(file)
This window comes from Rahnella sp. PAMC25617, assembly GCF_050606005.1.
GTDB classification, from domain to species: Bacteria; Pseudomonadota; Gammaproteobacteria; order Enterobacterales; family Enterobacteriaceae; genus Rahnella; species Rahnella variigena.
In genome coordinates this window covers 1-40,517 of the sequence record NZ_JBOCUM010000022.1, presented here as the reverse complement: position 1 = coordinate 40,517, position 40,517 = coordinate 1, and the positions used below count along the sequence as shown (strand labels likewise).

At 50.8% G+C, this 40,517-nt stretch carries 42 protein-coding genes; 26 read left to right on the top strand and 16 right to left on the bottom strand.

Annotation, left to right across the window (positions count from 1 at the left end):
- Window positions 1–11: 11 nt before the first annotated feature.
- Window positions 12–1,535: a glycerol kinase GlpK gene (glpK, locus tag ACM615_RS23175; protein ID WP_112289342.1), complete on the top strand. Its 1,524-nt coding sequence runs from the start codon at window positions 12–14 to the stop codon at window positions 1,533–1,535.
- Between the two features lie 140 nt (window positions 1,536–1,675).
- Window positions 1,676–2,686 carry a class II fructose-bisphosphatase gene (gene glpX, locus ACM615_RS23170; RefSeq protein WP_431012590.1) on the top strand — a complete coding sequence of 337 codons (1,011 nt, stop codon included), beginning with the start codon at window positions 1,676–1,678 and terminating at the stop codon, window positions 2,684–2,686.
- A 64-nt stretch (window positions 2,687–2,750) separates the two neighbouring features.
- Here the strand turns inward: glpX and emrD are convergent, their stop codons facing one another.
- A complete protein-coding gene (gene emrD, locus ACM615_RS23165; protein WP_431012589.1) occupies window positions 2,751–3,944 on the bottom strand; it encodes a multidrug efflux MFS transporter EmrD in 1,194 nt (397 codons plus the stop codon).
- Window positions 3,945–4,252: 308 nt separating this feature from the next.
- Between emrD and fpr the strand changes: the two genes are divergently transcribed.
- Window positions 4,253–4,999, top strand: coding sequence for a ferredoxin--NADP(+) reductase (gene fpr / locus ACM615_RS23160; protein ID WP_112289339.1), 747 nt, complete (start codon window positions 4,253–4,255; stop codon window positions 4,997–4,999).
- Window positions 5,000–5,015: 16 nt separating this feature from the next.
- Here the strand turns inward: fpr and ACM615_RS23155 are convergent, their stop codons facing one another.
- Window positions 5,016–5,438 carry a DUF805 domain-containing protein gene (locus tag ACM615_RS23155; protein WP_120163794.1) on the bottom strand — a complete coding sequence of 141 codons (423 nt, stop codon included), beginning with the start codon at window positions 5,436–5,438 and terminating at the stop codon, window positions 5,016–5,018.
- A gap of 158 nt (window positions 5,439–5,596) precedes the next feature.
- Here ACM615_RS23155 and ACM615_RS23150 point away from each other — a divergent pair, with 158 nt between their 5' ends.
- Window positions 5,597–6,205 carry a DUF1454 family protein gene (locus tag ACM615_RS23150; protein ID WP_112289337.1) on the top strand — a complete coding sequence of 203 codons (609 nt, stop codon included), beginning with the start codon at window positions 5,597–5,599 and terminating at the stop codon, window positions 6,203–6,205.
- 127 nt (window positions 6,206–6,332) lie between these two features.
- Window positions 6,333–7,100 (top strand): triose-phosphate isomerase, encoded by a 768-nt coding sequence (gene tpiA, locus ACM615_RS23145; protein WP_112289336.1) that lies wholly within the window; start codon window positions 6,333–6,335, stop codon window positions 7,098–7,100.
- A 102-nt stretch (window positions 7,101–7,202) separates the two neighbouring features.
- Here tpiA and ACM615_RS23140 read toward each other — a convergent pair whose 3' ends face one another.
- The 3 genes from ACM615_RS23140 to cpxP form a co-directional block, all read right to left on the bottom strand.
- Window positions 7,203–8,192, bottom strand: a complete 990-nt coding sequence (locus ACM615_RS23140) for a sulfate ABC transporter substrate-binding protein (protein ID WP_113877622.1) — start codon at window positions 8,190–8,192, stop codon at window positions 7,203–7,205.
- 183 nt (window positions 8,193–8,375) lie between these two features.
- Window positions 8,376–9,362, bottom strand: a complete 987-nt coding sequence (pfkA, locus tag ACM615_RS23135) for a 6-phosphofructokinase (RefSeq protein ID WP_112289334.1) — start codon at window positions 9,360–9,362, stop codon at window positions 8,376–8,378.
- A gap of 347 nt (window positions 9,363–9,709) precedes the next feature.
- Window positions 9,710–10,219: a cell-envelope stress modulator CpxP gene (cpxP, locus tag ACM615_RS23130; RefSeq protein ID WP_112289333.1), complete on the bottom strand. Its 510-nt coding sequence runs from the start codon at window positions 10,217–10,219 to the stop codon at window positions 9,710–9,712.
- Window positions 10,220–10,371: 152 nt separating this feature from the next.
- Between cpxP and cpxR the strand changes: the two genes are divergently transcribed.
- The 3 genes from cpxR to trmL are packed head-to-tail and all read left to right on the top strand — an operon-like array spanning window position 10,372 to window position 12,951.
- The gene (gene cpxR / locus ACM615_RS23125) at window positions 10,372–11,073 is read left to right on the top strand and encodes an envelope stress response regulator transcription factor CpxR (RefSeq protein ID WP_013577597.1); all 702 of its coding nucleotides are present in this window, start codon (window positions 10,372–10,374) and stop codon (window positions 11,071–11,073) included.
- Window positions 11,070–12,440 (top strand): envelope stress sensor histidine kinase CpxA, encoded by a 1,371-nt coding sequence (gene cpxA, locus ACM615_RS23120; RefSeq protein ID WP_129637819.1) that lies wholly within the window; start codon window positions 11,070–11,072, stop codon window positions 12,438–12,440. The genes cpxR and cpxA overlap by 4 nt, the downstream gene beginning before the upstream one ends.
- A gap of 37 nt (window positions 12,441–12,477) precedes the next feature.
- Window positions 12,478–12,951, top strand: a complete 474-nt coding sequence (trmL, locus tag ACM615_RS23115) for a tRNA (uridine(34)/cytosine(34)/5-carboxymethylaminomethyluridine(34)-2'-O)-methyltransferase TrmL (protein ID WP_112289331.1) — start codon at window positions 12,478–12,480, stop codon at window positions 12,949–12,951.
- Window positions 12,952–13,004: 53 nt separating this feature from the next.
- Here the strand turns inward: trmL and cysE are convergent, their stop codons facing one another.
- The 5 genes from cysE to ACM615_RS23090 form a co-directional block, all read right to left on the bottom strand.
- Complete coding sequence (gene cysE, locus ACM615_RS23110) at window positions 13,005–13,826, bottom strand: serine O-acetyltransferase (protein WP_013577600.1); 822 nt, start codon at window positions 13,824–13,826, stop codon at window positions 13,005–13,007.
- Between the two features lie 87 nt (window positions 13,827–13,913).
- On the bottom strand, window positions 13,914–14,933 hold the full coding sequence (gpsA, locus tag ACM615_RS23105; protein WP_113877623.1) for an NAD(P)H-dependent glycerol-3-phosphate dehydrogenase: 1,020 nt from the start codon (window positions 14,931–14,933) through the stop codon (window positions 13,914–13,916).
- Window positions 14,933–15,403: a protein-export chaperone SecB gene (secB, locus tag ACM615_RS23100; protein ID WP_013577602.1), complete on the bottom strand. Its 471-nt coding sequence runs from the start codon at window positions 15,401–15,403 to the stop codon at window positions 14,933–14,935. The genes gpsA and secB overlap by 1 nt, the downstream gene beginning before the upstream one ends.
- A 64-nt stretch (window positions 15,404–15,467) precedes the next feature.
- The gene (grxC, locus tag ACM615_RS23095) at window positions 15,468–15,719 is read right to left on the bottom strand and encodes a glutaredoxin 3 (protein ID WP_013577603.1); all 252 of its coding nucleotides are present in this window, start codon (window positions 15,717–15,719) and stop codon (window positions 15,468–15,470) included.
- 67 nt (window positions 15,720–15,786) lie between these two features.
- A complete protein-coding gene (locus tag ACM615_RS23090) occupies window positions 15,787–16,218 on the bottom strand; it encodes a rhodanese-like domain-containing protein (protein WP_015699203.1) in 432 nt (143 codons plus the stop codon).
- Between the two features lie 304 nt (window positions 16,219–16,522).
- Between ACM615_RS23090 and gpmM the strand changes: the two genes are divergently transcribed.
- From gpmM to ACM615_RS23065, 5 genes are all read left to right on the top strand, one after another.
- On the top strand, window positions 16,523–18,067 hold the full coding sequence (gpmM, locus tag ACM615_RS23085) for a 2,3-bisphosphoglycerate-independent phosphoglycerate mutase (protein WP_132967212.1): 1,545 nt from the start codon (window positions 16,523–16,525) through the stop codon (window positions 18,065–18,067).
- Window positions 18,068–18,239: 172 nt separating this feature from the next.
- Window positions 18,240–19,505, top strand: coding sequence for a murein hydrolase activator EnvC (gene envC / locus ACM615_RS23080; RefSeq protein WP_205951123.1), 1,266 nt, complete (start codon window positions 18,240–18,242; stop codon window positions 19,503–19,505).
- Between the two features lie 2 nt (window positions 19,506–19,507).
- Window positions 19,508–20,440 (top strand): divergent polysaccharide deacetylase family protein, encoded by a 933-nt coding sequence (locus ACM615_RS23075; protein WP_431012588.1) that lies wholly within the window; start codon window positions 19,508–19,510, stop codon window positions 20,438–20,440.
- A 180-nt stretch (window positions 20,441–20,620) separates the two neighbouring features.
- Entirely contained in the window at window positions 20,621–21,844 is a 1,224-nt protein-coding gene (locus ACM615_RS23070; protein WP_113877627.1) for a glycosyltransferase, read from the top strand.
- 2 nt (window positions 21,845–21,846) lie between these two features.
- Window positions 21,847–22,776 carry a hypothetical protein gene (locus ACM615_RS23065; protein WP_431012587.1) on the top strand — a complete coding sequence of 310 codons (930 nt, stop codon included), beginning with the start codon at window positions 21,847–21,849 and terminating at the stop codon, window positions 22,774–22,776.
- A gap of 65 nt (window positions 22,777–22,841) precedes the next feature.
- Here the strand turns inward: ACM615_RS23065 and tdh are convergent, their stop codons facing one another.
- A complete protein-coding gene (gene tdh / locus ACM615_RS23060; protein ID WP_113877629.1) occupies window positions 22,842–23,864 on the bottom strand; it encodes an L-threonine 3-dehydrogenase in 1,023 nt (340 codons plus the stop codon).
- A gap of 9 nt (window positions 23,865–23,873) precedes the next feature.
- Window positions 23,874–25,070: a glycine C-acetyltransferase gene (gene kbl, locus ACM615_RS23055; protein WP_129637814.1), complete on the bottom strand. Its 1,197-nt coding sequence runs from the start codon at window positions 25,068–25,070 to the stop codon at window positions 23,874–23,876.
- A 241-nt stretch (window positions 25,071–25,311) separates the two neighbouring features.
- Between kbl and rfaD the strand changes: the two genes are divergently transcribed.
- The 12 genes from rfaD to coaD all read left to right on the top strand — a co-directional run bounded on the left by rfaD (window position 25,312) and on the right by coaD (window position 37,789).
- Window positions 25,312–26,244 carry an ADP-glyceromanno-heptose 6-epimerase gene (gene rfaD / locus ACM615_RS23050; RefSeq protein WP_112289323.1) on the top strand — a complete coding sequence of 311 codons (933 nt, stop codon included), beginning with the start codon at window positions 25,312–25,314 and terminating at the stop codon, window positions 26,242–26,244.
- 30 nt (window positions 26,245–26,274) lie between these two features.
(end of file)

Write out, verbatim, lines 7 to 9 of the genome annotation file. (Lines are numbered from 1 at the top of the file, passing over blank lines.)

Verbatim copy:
- Window positions 12–1,535: a glycerol kinase GlpK gene (glpK, locus tag ACM615_RS23175; protein ID WP_112289342.1), complete on the top strand. Its 1,524-nt coding sequence runs from the start codon at window positions 12–14 to the stop codon at window positions 1,533–1,535.
- Between the two features lie 140 nt (window positions 1,536–1,675).
- Window positions 1,676–2,686 carry a class II fructose-bisphosphatase gene (gene glpX, locus ACM615_RS23170; RefSeq protein WP_431012590.1) on the top strand — a complete coding sequence of 337 codons (1,011 nt, stop codon included), beginning with the start codon at window positions 1,676–1,678 and terminating at the stop codon, window positions 2,684–2,686.